It was updated for Gear VR and became a staple of the young platform. When Oculus Go launched last week Facebook accidentally posted the Gear VR version of the game that was playable on launch day. The company took it down, however, expecting a version optimized for Oculus Go.

    That version appears to have arrived and is now available. If you have an Oculus Go, I highly recommend grabbing Smash Hit.

    Tagged with: Smash Hit

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  • Google Open Sources Seurat To Bring PC-Level VR To Mobile
    Google Open Sources Seurat To Bring PC-Level VR To Mobile

    This year’s Google I/O developer conference might not have had much to share about VR, but one of the biggest reveals of last year’s event is now available to all.

    Last week Google made its Seurat VR tool open source for anyone to use. For those that don’t know, Seurat is designed to render high-fidelity scenes on mobile and standalone VR headsets in real time. The system was already used to achieve PC-level graphics in a Star Wars VR experience seen last year as well as Blade Runner: Revelations, which launched alongside Google and Lenovo’s standalone VR headset, the Mirage Solo, late last week.

    To create the world of Blade Runner: Revelations on the Mirage Solo, we used Seurat everywhere. Here, the tool turned 45M polygons into about 300k. https://t.co/MnhfqpMinc

    — Clay Bavor (@claybavor) May 5, 2018

    Seurat achieves this high quality by identifying assets and resources that aren’t immediately obvious to a VR user and then stripping the given scene of them, freeing up processing power to produce higher quality textures and more. As Google’s VP of VR and AR, Clay Bavor, noted in the tweet above, Seurat helped turn one scene in Blade Runner from 45 million polygons into 300,000, drastically reducing demand on the phone.

    This could be a vital tool in helping mobile VR catch up with its more powerful PC-based siblings, which is especially exciting as headsets like Oculus Go start to make the medium more accessible than it’s ever been before.

    Seurat isn’t the only area in which Google is looking to push increased fidelity in VR, though. Earlier this year the company also released a PC VR experience showcasing its work in lightfield capture that recreates real-world environments with stunning realism. Exactly which of these many technologies does end up being widely adopted by developers remains to be seen.

    Tagged with: Seurat

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  • Google Teases New AR Features Coming To Google Maps & Lens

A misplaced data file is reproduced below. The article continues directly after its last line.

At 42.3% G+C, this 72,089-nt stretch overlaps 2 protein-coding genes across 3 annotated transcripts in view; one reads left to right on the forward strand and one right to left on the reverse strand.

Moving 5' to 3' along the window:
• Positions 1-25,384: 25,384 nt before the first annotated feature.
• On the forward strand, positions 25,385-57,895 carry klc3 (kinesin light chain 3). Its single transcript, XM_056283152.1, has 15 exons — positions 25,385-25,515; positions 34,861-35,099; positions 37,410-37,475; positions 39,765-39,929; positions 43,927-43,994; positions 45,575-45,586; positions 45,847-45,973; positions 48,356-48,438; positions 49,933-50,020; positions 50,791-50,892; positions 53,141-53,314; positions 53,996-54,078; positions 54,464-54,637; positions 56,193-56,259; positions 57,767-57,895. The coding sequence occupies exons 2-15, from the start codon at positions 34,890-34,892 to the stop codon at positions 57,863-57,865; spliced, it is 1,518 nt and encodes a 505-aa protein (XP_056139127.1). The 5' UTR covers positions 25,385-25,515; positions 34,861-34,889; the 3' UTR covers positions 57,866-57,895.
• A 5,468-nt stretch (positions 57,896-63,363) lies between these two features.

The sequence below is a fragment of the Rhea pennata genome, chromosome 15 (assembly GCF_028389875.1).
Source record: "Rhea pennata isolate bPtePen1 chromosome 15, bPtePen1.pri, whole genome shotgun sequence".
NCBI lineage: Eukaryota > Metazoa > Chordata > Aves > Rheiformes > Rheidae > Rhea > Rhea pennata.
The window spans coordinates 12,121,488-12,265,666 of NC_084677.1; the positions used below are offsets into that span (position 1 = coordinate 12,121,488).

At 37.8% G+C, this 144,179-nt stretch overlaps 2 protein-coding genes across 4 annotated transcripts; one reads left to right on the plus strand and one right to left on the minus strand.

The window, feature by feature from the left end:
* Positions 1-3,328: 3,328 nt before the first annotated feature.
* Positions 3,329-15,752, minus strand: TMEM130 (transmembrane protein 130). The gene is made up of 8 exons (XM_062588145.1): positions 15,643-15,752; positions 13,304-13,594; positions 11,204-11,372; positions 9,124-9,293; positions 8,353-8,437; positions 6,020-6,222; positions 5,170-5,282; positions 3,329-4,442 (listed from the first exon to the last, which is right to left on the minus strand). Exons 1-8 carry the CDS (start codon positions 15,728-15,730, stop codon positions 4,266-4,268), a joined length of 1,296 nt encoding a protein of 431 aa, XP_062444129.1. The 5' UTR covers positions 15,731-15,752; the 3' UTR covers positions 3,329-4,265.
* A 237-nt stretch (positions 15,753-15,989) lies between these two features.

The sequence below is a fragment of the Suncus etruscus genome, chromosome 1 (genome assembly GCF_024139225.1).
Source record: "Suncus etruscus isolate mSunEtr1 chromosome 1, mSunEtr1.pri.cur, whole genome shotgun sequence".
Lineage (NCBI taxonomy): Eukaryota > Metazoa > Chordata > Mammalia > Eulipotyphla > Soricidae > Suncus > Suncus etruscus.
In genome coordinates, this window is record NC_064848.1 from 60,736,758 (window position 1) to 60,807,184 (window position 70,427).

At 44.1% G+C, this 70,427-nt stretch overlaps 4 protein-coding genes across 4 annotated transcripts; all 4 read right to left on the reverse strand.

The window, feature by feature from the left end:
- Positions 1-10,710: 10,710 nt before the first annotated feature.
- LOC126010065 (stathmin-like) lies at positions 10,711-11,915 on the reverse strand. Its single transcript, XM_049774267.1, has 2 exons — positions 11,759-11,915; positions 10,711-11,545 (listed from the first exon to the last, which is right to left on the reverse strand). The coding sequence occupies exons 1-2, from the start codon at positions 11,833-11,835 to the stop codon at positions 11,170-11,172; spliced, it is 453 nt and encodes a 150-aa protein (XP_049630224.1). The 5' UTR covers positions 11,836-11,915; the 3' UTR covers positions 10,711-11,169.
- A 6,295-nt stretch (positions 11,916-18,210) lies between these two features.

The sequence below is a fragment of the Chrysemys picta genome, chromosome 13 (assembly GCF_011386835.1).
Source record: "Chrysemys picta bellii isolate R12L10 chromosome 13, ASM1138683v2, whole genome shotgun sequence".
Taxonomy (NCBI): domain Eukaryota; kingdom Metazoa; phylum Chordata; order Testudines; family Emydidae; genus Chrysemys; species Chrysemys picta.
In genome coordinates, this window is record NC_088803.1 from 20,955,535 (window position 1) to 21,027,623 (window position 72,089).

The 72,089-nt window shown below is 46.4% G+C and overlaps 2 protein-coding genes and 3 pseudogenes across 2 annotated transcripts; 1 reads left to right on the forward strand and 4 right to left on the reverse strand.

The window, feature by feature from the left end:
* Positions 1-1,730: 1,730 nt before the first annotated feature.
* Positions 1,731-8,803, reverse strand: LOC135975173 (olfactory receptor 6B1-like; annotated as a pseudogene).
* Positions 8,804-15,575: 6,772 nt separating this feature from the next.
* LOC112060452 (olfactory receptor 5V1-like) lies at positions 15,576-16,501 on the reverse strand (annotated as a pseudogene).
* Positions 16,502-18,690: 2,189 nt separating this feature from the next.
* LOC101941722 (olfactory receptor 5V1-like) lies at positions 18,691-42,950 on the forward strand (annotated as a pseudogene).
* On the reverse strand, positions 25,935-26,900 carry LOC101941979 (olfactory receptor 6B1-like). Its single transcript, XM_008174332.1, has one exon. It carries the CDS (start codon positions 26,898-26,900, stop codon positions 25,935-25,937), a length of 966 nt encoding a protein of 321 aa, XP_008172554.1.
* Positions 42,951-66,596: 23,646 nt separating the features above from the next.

Google VR becomes Google AR & VR as the company uses its annual I/O event to tease a new wave of augmented technology. Google wasted no time at this years Google I/O Developer Conference, diving head first into some truly jaw dropping projects that are making their way to our devices. Incredible advancements in artificial

    The post Google Teases New AR Features Coming To Google Maps & Lens appeared first on VRScout.

  • ARCore 1.2 Adds Shared AR Experiences, Better Tracking
    ARCore 1.2 Adds Shared AR Experiences, Better Tracking

    Google’s ARCore for Android is getting a long-requested feature: shared experiences.

    ARCore 1.2, announced at I/O today, will add a new feature called Cloud Anchors. As Clay Bavor, VP of AR and VR at the company explained to UploadVR, this allows multiple smartphone users to view the same AR content anchored to the same physical space. You could project a chess board onto a table and sit either side for a realistic match, for example, or view virtual screens from different angles.

    Crucially, Cloud Anchors are cross-compatible with iOS. As an example of what’s possible with the platform, Google is launching a new app called Just A Line, which Bavor described as a “simplified Tilt Brush” in which multiple users can paint in the same space.

    That’s not all that’s new in ARCore 1.2, though. Google is also introducing Sceneform, which allows Android java developers to add AR experiences to their app with just a few lines of code. There’s also updates to scene understanding, including ‘vertical point detection’, which identifies textures, walls and other features as targets to improve stability.

    Finally, there’s augmented images, which allows developers to upload up to 1,000 images that can be recognized by your phone and trigger AR experiences. “You can do things like hold a phone up to a toybox and actually see inside the toybox,” Bavor explained.

    ARCore 1.2 is rolling out today.